Majority of Australian businesses surveyed not prepared for next major business disruption

Majority of Australian businesses surveyed not prepared for next major business disruption article image

More than three-quarters (76%) of Australian chief information officers (CIOs) believe their CIO organisation is not completely prepared to help their companies withstand another major business disruption, a new study finds.

This is despite a time of unprecedented investment in digital infrastructure and transformation amid the COVID-19 pandemic.

The study by Genpact, a global professional services firm, found nearly 98% of respondents agreed that data-driven decisions are needed to realise business value.

Digital commerce technologies were identified as the top innovation to help CIOs achieve their goals.

During the past year’s disruption, Australian CIOs who invested in automating processes, adopting advanced analytics, and artificial intelligence (AI)/machine learning (ML) adapted most successfully.

Genpact’s research, in partnership with the MIT Sloan CIO Symposium, presents the views of 500 CIOs and technology leaders globally, 50 of whom are in Australia.

Respondents are from banking and financial services, insurance, healthcare and life sciences, high tech, consumer goods and retail, media and entertainment, and industrial manufacturing.

The study provides actionable insights from CIOs on how to accelerate digital business transformation for a post-pandemic world.

Just over half (54%) of those surveyed agree strongly that they are well-positioned to support company growth after the pandemic.

Driving digital transformation

The study reveals three distinct roles: pilots, co-pilots, and engineers, with varying levels of influence over guiding change in their companies.

In Australia, 24% of CIOS are pilots, leading the way and driving the transformation journey strategically across core business functions. The largest cohort, 56%, are co-pilots partnering with business leaders to shape and deliver transformation, and 20% are the engineers, simply executing, not driving transformation.

A CIO’s ability to drive digital transformation in the right places at the right time can make or break a business, the study notes.

Looking to the future, Australia expects to see an innovation boom and heavy investment in growing digital skills as supported in the 2021-22 Australian Federal Budget. This will not only enable CIOs to actively engage in the digital economy with confidence, but also empower businesses to grow investment in digital technologies.

“Our global study validates what we’re seeing across our clients,” says Sanjay Srivastava, chief digital officer, Genpact, who presented the research findings to the MIT Sloan CIO Symposium yesterday.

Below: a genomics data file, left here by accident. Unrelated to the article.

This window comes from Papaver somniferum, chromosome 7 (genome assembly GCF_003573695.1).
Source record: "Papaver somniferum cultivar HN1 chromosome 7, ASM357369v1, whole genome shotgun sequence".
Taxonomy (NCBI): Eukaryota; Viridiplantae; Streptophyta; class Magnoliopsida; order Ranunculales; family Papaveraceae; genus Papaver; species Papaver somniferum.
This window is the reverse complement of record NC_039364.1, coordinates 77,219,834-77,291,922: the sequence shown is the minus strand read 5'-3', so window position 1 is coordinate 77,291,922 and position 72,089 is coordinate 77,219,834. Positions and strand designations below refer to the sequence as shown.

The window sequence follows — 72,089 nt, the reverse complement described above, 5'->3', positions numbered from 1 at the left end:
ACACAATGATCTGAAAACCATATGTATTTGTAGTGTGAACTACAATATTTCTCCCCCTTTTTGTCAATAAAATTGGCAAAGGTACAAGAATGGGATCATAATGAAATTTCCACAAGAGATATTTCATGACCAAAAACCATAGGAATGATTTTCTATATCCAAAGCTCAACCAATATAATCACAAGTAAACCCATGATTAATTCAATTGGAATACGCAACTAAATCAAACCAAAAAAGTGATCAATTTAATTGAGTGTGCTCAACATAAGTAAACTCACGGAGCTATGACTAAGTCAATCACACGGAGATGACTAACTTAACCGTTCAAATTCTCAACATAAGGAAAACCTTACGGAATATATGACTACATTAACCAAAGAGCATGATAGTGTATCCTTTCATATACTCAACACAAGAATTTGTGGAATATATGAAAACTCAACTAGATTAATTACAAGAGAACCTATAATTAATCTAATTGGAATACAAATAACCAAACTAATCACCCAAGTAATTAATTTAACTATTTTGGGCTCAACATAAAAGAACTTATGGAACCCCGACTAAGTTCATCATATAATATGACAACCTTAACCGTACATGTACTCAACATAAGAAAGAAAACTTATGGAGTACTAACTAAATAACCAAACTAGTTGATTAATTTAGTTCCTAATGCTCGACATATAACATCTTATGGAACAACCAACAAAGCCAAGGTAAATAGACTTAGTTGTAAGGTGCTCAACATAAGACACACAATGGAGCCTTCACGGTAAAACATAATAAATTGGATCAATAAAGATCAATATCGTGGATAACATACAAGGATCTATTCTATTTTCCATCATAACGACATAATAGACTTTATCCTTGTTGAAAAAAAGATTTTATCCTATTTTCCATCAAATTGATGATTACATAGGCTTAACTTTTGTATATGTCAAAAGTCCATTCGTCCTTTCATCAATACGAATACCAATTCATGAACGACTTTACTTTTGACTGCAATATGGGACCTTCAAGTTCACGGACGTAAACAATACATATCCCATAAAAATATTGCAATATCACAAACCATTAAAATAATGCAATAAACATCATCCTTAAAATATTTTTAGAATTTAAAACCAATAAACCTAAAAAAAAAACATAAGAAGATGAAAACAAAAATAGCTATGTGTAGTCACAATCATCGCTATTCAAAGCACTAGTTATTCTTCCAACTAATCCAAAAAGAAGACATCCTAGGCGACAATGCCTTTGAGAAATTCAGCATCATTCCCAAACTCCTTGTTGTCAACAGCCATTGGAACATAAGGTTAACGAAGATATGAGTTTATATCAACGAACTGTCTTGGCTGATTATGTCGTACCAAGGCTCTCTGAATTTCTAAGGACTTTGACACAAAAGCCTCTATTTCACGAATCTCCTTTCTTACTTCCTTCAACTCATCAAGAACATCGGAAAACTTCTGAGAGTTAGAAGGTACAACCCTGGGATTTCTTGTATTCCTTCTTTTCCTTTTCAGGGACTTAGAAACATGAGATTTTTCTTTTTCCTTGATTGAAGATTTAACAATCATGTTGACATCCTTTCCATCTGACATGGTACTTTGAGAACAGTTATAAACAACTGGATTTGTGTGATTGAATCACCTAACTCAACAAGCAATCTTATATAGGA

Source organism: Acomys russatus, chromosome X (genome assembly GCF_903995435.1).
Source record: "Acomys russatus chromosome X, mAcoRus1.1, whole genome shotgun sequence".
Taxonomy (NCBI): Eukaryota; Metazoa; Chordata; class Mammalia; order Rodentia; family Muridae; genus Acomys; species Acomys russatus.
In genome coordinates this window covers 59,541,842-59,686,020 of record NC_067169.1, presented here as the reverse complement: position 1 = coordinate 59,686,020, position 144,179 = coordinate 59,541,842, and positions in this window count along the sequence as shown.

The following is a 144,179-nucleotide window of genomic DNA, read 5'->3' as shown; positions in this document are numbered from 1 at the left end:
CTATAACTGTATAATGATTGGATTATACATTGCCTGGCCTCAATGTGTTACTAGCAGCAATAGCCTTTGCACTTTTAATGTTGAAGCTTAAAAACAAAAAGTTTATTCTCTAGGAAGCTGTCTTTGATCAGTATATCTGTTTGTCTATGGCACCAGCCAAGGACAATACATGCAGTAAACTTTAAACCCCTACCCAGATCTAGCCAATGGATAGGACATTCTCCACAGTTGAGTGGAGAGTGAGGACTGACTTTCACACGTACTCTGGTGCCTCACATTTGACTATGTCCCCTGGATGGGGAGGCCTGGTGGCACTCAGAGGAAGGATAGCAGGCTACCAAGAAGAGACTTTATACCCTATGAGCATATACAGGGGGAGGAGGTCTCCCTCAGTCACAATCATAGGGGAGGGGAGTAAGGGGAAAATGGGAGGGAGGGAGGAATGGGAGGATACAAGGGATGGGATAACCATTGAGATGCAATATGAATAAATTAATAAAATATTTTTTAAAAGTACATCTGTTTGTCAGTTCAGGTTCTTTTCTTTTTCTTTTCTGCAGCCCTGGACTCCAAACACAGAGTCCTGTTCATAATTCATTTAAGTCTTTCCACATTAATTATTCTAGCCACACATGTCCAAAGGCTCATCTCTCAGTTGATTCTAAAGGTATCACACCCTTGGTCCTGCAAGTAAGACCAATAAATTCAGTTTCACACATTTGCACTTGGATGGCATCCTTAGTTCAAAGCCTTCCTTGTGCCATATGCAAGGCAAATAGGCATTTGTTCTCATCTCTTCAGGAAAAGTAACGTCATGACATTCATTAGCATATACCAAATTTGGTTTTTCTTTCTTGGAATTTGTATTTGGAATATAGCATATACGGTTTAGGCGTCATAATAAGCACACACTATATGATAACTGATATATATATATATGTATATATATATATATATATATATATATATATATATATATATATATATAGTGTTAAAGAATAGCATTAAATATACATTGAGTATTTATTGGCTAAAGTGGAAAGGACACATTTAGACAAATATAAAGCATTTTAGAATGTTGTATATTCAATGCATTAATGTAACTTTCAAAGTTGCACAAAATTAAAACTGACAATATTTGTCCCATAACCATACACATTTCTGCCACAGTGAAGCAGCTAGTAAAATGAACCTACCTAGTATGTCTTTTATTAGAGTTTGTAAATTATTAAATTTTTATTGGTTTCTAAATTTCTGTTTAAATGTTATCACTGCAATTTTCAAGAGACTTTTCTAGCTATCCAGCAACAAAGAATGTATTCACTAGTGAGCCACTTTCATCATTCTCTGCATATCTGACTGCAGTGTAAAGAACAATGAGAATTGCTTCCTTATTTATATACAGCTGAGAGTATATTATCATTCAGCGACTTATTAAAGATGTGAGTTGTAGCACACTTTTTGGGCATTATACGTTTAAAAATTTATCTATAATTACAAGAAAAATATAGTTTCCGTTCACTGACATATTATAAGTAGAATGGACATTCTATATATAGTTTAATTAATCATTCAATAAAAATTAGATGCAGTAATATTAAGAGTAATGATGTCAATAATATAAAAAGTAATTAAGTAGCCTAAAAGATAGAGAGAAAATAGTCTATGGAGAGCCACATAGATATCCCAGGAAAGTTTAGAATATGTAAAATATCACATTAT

“As the power of the cloud, data, and AI redefine the future of work, the CIO role is evolving exponentially but not equally,” Mr Srivastava said.

“Transformation pilot CIOs that drive alignment across the C-suite and put the organisational focus on building resilience and innovation will be the co-creators of new business models and future-ready companies. CIOs who do not will see their organisations struggle.”

Other significant findings from Genpact’s CIO study include:

  • Influencing the CEO’s agenda is critical to CIOs’ transformation success

The findings show that it is not enough simply to have access to the CEO, but rather to have a seat at the table in influencing the CEO agenda. It’s clear that to drive strategic change, a CIO needs to report at a high organisational level, ideally to the CEO. But for the most successful CIOs, regular CEO meetings, not just reporting lines, make all the difference in the ability to leverage combined business and technology expertise to influence the company’s strategic business agenda. 

  • Being a data-led organisation is imperative to success

Australian CIOs are aligned on the need to be data-driven. Almost all (98%) agree that their companies make data-driven decisions to realise business value. Respondents cite digital commerce technologies as the top innovation that will help CIOs achieve their goals. The top choice for investment if they had additional financial resources is robotic process automation/intelligent automation. These technologies allow CIOs to make the most of the data at their disposal, generating predictive insights for more informed decision-making.

  • In the virtual world of work, CIOs are overlooking HR

As the pandemic forced more focus on employee safety, with only 30% of respondents saying that their CIO organisation helps track employee wellbeing, human resources still ranked last among the functional areas prioritised for full-stack technology investment over the next two years. This warns of a potential disconnect in meeting employee needs with new remote and hybrid office models emerging.

  • CIOs are pivotal in connecting employee and customer experience

About a third (32%) of Australian CIOs surveyed hold themselves accountable for employee experience and (30%) for customer experience. In fact, CIOs are uniquely positioned to connect CX and employee experience technologies. Only when employees are digitally enabled can they deliver the experiences customers expect. 

“CIOs who are not prepared from business disruption and post-pandemic growth risk becoming obsolete,” said Tom Davenport, distinguished professor at Babson College, visiting professor at Oxford, and research fellow at the MIT Initiative on the Digital Economy, and a co-author of the Genpact study.

“Genpact’s research provides insights on how all three types of CIOs can take the pilot’s seat to accelerate digital business transformation and business growth.”


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